BY JUDY CARMACK BROSS
Designing windows at Ultimo, Chicago’s first luxury boutique, which reigned for 40 years on Oak Street, introduced Eva Quateman to interior design.
“I started as a salesgirl but when the window dresser went on vacation, Joan Weinstein asked me to fill in. It was easy when one designer such as Missoni or Sonia Rykiel was being featured, but at the end of the season we would have to show an eclectic mix of designers because so much had already sold. Joan loved what I did with a little bit of this and that—very eclectic—which is something you find in interior design.”
From window dressing and accessory buying at Ultimo for its legendary owner Joan Weinstein and freelance photo styling at Marshall Field’s to designing her son’s room to the raves of family members 33 years ago, Eva has carved out a career designing for the discerning.
Not surprisingly, with her fashion background, Eva always starts an interior design project for her clients from across the continent (as well as in Chicago) with fabric. That is her key; her foundation.
“Even when it starts with construction, I think of fabrics first. Textiles do so much for the room and set the whole tone, color, and feel of a room. As a matter of fact, it makes me crazy when someone asks, ‘What color should I paint the room?’ I would say let’s find the fabrics first and then we’ll decide.”
When she is unable to locate the exact fabric she envisions, Eva creates it, including a recent set of silk draperies. Sewing together two different fabrics, adding trim to pillows—this is all is part of her aim to find the greater perfection.
“Years ago, a client gave me 100 yards of mohair to work with, saying that she wanted a whole room designed around it. Now, mohair isn’t my favorite fabric nor brown my favorite color, but one thing lead to another and I began to see it as an opportunity to think out of the box. I had fun pulling textiles together, adding red and brown draperies, and all of a sudden it became my favorite room in the house, thanks to the variety of fabrics.”
When asked to fill the massive Merchandise Mart front window with a living room space for the Design Center’s DreamHome last year, Eva realized that what she had came up with reminded her of an updated version of her own home which she created 10 years ago.
“I wanted a very sophisticated, glamorous apartment. I was going for post-war New York, when New York was the epicenter of design. Mixing a modern sofa with a French bergère, and an abstract piece of art topped off with a touch of chinoiserie, I aimed for a modern salon. I have added new fabrics which give a subtle update.”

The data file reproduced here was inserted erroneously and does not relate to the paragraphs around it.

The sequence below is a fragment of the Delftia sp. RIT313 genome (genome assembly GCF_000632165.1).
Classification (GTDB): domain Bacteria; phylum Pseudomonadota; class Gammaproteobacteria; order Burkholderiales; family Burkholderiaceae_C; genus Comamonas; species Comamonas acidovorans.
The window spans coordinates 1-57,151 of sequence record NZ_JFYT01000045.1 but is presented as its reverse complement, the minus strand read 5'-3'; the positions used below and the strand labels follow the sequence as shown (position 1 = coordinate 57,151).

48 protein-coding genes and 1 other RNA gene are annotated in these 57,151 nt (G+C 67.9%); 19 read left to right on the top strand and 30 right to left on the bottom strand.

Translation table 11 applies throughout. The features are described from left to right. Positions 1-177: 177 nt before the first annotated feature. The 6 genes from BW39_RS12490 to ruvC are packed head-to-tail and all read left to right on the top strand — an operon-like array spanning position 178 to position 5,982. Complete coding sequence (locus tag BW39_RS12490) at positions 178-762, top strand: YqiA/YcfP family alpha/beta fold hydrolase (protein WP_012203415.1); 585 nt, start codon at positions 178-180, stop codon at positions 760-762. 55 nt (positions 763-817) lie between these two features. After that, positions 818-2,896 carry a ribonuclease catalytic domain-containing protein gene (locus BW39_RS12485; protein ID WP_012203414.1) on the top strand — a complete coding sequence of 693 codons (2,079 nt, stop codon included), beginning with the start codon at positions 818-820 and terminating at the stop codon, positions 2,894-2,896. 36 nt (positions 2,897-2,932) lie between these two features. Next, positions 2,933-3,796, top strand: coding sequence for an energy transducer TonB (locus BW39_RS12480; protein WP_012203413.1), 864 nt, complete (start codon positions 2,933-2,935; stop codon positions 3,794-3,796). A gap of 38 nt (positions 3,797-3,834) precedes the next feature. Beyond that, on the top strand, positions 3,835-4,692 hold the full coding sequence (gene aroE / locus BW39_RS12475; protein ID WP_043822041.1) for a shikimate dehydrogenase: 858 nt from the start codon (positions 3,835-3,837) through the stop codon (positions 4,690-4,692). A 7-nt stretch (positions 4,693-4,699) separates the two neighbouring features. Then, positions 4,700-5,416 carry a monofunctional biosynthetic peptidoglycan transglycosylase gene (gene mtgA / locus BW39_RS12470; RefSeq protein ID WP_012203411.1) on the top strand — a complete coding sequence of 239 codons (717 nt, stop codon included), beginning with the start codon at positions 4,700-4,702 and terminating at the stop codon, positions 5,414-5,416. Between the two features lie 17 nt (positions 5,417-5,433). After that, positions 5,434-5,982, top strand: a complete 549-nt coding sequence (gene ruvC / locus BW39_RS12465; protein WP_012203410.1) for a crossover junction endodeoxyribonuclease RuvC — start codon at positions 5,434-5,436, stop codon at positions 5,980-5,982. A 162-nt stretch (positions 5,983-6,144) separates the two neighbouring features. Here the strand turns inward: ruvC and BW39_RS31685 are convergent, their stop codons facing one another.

With work that takes her from Mexico to Rhode Island and frequently to Florida, Eva finds it hard to fit in stay-at-home time. But Eva her new furniture line of occasional pieces, little side tables and small chairs with an antique feel that she calls “little jewels,” will certainly help brighten up our own time in our own homes.
She graciously took time from her travels to answer our design questions.
What are your color tenets?
I love contrasting colors like black and white. Or sometimes I use the exact same color over and over with different textures and sheens. I then like to break it up with art, accessories, and touches of gold and black.
Overall, what are you trying to achieve with your designs?
A mix of scale is most important. I like large sofas with small tables and little chairs with tall ceilings.
What tips would you give to someone looking to make a few changes in their environment that might bring them joy and provide a fresh outlook?
Clear out the clutter. A few well-placed things in a sensible arrangement look better than a whole bunch of stuff.
I like to leave some negative space in a room. I frequently donate two hours of my time for charity auctions and then edit at a person’s home—they say they love it!
How do you deal with a client’s art and accessories?
Sometimes we have a whole project surrounding a person’s art—that’s the star of the show. On the other hand, some projects have the interior as the star, and the art becomes the supporting player.
What trends do you see in second and third houses?
In Florida, we have built several houses from the ground up and the flow with the outside, off of verandas and into gardens, is equally as important as the house’s interior. I do not do landscapes but will consider how you progress down to the pool house, for example.
Are there certain rooms that tend to be client favorites?
Multi-purpose rooms are fun and so important to get right. People are devoted to their TVs and we find ways to hide them behind cabinets and make the old idea of a ‘TV room’ something much, much more.
And like her creations, Eva is something “much, much more.” She is not just a designer, but a dedicated volunteer and philanthropist. Eva and her husband Gary devote significant time to the local chapter of Boys Hope Girls Hope, which provides children with stable homes, education, and financial and emotional support. The couple personally helped to renovate 14 bathrooms for student residences in Evanston. Last year they were honored with the Sheridan S.J. Leadership Award, recognizing their continued service to the non-profit.
In addition to her charity work, what Eva most loves is working with her clients, many of whom she says are 10 to 15 years younger than she is. She says, “I am at a stage where I am old enough to mentor them, but young enough to still be hip.”
We have a feeling, no matter her age, Eva will always be hip.